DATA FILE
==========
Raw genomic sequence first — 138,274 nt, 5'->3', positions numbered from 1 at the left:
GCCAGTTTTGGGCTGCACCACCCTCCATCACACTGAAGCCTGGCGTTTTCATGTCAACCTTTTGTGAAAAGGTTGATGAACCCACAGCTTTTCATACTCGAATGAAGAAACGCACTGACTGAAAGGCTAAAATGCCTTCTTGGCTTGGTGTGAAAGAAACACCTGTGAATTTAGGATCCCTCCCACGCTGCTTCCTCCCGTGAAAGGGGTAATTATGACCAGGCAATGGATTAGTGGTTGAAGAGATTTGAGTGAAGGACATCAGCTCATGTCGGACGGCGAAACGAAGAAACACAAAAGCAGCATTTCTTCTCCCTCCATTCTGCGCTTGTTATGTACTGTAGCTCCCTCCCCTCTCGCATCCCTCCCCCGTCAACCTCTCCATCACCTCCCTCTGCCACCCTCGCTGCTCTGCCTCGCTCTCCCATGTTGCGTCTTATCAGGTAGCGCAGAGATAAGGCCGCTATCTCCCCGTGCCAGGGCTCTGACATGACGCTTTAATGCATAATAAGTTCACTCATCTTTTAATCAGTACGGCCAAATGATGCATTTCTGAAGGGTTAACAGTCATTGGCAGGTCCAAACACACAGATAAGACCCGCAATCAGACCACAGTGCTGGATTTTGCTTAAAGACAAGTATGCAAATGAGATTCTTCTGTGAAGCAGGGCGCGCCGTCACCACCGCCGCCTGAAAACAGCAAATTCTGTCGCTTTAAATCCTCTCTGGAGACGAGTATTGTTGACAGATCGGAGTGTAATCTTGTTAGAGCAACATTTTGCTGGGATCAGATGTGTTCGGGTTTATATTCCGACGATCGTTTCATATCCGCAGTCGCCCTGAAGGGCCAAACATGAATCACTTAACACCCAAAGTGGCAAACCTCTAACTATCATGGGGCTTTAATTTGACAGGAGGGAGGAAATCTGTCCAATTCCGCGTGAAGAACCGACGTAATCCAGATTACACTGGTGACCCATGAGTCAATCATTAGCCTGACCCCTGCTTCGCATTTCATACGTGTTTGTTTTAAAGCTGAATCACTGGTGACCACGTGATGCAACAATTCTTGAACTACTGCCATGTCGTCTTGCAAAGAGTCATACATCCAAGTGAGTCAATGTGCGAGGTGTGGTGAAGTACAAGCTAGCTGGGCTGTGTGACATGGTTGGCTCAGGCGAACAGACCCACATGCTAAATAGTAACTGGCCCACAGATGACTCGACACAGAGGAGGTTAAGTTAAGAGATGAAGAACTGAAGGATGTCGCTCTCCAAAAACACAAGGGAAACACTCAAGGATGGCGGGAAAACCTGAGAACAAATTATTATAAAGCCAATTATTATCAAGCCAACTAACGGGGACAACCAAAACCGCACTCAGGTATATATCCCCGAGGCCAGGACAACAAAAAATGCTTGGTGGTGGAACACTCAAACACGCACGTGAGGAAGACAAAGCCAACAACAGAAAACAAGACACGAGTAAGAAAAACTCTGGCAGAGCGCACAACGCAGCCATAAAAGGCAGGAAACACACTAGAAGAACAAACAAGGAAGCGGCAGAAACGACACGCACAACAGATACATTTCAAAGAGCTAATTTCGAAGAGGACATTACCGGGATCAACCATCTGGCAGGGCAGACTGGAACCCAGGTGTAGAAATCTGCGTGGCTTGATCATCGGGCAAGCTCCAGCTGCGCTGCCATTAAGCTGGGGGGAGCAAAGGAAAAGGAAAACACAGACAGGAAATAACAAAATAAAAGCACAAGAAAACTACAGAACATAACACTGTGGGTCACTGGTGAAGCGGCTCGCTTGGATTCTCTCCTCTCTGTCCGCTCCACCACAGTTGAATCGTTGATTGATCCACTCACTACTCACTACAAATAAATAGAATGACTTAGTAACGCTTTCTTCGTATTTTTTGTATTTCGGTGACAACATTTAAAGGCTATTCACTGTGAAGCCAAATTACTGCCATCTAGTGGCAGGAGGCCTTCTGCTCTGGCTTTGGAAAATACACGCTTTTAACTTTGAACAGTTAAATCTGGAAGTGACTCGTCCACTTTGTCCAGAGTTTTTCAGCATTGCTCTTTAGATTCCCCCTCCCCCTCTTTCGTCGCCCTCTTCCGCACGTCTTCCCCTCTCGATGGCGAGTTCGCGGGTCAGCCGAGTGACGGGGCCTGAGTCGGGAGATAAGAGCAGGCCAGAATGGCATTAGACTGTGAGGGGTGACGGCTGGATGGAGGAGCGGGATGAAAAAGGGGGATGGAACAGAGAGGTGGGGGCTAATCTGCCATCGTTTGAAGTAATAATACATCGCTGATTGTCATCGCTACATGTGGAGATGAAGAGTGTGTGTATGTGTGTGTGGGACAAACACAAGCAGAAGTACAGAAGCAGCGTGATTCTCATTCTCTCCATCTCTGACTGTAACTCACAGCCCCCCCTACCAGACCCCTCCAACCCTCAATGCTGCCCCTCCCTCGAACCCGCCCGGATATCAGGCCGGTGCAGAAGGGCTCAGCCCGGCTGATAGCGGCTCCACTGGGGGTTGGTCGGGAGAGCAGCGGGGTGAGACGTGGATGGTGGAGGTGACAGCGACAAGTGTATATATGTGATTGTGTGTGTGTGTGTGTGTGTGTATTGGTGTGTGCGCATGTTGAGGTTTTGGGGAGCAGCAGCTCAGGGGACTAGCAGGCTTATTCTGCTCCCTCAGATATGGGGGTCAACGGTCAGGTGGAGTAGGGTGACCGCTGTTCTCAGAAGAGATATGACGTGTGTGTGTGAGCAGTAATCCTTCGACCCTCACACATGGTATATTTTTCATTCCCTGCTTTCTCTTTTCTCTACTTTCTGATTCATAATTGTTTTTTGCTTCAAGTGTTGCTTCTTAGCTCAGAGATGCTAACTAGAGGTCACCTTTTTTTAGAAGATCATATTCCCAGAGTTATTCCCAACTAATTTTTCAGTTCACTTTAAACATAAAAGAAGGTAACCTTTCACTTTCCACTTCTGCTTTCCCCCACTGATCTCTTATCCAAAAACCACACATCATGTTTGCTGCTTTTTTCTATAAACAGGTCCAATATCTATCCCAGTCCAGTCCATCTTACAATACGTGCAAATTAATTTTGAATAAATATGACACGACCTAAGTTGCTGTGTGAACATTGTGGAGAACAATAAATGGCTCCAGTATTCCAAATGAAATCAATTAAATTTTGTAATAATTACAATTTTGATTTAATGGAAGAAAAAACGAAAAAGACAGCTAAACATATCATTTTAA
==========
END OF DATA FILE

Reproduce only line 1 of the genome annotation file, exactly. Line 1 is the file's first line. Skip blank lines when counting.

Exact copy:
Raw genomic sequence first — 138,274 nt, 5'->3', positions numbered from 1 at the left: